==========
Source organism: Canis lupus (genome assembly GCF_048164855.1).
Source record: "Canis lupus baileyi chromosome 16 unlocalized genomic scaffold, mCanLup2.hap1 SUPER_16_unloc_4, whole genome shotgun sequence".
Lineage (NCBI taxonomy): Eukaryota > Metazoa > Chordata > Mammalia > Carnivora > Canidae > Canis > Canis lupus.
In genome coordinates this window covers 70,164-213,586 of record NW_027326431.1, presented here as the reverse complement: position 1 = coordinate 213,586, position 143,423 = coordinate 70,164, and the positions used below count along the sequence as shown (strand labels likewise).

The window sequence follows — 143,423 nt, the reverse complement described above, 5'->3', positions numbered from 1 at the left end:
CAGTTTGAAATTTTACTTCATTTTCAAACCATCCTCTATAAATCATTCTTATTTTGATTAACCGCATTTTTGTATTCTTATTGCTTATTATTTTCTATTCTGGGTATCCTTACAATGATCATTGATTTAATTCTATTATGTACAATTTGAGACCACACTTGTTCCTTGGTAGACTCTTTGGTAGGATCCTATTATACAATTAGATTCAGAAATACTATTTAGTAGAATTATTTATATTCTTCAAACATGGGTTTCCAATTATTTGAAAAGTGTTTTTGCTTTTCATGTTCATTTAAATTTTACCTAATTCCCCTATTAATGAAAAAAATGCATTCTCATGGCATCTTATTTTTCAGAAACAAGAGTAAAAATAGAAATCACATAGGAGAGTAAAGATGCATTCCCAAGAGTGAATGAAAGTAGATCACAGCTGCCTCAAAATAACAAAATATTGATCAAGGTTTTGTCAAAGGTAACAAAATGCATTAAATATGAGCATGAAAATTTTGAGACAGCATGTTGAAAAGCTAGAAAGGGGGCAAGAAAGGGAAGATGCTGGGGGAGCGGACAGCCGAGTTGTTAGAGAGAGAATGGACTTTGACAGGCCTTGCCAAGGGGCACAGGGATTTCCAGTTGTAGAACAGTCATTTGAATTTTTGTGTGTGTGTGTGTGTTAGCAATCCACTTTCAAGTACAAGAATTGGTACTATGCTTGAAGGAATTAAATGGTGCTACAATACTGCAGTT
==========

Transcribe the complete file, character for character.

Source organism: Canis lupus (genome assembly GCF_048164855.1).
Source record: "Canis lupus baileyi chromosome 16 unlocalized genomic scaffold, mCanLup2.hap1 SUPER_16_unloc_4, whole genome shotgun sequence".
Lineage (NCBI taxonomy): Eukaryota > Metazoa > Chordata > Mammalia > Carnivora > Canidae > Canis > Canis lupus.
In genome coordinates this window covers 70,164-213,586 of record NW_027326431.1, presented here as the reverse complement: position 1 = coordinate 213,586, position 143,423 = coordinate 70,164, and the positions used below count along the sequence as shown (strand labels likewise).

The window sequence follows — 143,423 nt, the reverse complement described above, 5'->3', positions numbered from 1 at the left end:
CAGTTTGAAATTTTACTTCATTTTCAAACCATCCTCTATAAATCATTCTTATTTTGATTAACCGCATTTTTGTATTCTTATTGCTTATTATTTTCTATTCTGGGTATCCTTACAATGATCATTGATTTAATTCTATTATGTACAATTTGAGACCACACTTGTTCCTTGGTAGACTCTTTGGTAGGATCCTATTATACAATTAGATTCAGAAATACTATTTAGTAGAATTATTTATATTCTTCAAACATGGGTTTCCAATTATTTGAAAAGTGTTTTTGCTTTTCATGTTCATTTAAATTTTACCTAATTCCCCTATTAATGAAAAAAATGCATTCTCATGGCATCTTATTTTTCAGAAACAAGAGTAAAAATAGAAATCACATAGGAGAGTAAAGATGCATTCCCAAGAGTGAATGAAAGTAGATCACAGCTGCCTCAAAATAACAAAATATTGATCAAGGTTTTGTCAAAGGTAACAAAATGCATTAAATATGAGCATGAAAATTTTGAGACAGCATGTTGAAAAGCTAGAAAGGGGGCAAGAAAGGGAAGATGCTGGGGGAGCGGACAGCCGAGTTGTTAGAGAGAGAATGGACTTTGACAGGCCTTGCCAAGGGGCACAGGGATTTCCAGTTGTAGAACAGTCATTTGAATTTTTGTGTGTGTGTGTGTGTTAGCAATCCACTTTCAAGTACAAGAATTGGTACTATGCTTGAAGGAATTAAATGGTGCTACAATACTGCAGTT